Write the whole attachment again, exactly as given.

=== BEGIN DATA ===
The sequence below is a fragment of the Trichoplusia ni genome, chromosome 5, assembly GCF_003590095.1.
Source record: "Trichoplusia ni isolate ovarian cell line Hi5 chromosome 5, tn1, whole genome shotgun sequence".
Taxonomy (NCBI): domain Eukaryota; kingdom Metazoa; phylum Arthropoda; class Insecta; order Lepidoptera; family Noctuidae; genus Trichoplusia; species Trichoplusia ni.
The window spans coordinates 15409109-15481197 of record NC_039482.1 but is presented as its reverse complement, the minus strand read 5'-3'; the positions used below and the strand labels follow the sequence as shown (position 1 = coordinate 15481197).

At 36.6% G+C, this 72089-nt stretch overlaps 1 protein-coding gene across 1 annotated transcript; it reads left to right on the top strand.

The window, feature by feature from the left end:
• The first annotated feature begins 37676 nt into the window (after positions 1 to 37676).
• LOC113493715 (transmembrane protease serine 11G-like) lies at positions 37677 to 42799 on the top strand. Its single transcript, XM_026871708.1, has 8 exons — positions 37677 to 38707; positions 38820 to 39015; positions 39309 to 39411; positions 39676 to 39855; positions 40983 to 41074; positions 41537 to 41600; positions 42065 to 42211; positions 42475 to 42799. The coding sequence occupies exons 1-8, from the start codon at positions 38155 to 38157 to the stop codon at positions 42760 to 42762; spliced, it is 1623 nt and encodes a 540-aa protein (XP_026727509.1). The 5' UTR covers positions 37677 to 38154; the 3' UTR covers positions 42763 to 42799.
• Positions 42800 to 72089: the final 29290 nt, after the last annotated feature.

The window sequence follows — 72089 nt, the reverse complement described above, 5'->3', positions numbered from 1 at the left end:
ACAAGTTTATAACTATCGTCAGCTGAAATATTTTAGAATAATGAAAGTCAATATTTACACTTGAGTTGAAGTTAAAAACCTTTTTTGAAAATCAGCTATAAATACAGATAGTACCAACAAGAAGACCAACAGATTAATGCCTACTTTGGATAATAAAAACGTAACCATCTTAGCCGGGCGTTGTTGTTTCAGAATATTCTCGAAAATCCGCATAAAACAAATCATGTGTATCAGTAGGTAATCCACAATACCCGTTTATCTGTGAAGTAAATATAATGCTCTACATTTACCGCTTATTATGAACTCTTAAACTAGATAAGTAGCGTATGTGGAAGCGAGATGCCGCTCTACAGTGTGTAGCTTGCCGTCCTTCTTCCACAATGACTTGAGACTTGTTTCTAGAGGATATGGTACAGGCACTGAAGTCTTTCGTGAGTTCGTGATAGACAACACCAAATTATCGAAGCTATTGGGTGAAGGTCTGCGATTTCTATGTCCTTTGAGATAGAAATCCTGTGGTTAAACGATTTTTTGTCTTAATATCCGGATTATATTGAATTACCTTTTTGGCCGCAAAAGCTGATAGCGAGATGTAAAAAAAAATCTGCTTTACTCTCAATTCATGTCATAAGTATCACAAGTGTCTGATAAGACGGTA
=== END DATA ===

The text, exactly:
The sequence below is a fragment of the Trichoplusia ni genome, chromosome 5, assembly GCF_003590095.1.
Source record: "Trichoplusia ni isolate ovarian cell line Hi5 chromosome 5, tn1, whole genome shotgun sequence".
Taxonomy (NCBI): domain Eukaryota; kingdom Metazoa; phylum Arthropoda; class Insecta; order Lepidoptera; family Noctuidae; genus Trichoplusia; species Trichoplusia ni.
The window spans coordinates 15409109-15481197 of record NC_039482.1 but is presented as its reverse complement, the minus strand read 5'-3'; the positions used below and the strand labels follow the sequence as shown (position 1 = coordinate 15481197).

At 36.6% G+C, this 72089-nt stretch overlaps 1 protein-coding gene across 1 annotated transcript; it reads left to right on the top strand.

The window, feature by feature from the left end:
• The first annotated feature begins 37676 nt into the window (after positions 1 to 37676).
• LOC113493715 (transmembrane protease serine 11G-like) lies at positions 37677 to 42799 on the top strand. Its single transcript, XM_026871708.1, has 8 exons — positions 37677 to 38707; positions 38820 to 39015; positions 39309 to 39411; positions 39676 to 39855; positions 40983 to 41074; positions 41537 to 41600; positions 42065 to 42211; positions 42475 to 42799. The coding sequence occupies exons 1-8, from the start codon at positions 38155 to 38157 to the stop codon at positions 42760 to 42762; spliced, it is 1623 nt and encodes a 540-aa protein (XP_026727509.1). The 5' UTR covers positions 37677 to 38154; the 3' UTR covers positions 42763 to 42799.
• Positions 42800 to 72089: the final 29290 nt, after the last annotated feature.

The window sequence follows — 72089 nt, the reverse complement described above, 5'->3', positions numbered from 1 at the left end:
ACAAGTTTATAACTATCGTCAGCTGAAATATTTTAGAATAATGAAAGTCAATATTTACACTTGAGTTGAAGTTAAAAACCTTTTTTGAAAATCAGCTATAAATACAGATAGTACCAACAAGAAGACCAACAGATTAATGCCTACTTTGGATAATAAAAACGTAACCATCTTAGCCGGGCGTTGTTGTTTCAGAATATTCTCGAAAATCCGCATAAAACAAATCATGTGTATCAGTAGGTAATCCACAATACCCGTTTATCTGTGAAGTAAATATAATGCTCTACATTTACCGCTTATTATGAACTCTTAAACTAGATAAGTAGCGTATGTGGAAGCGAGATGCCGCTCTACAGTGTGTAGCTTGCCGTCCTTCTTCCACAATGACTTGAGACTTGTTTCTAGAGGATATGGTACAGGCACTGAAGTCTTTCGTGAGTTCGTGATAGACAACACCAAATTATCGAAGCTATTGGGTGAAGGTCTGCGATTTCTATGTCCTTTGAGATAGAAATCCTGTGGTTAAACGATTTTTTGTCTTAATATCCGGATTATATTGAATTACCTTTTTGGCCGCAAAAGCTGATAGCGAGATGTAAAAAAAAATCTGCTTTACTCTCAATTCATGTCATAAGTATCACAAGTGTCTGATAAGACGGTA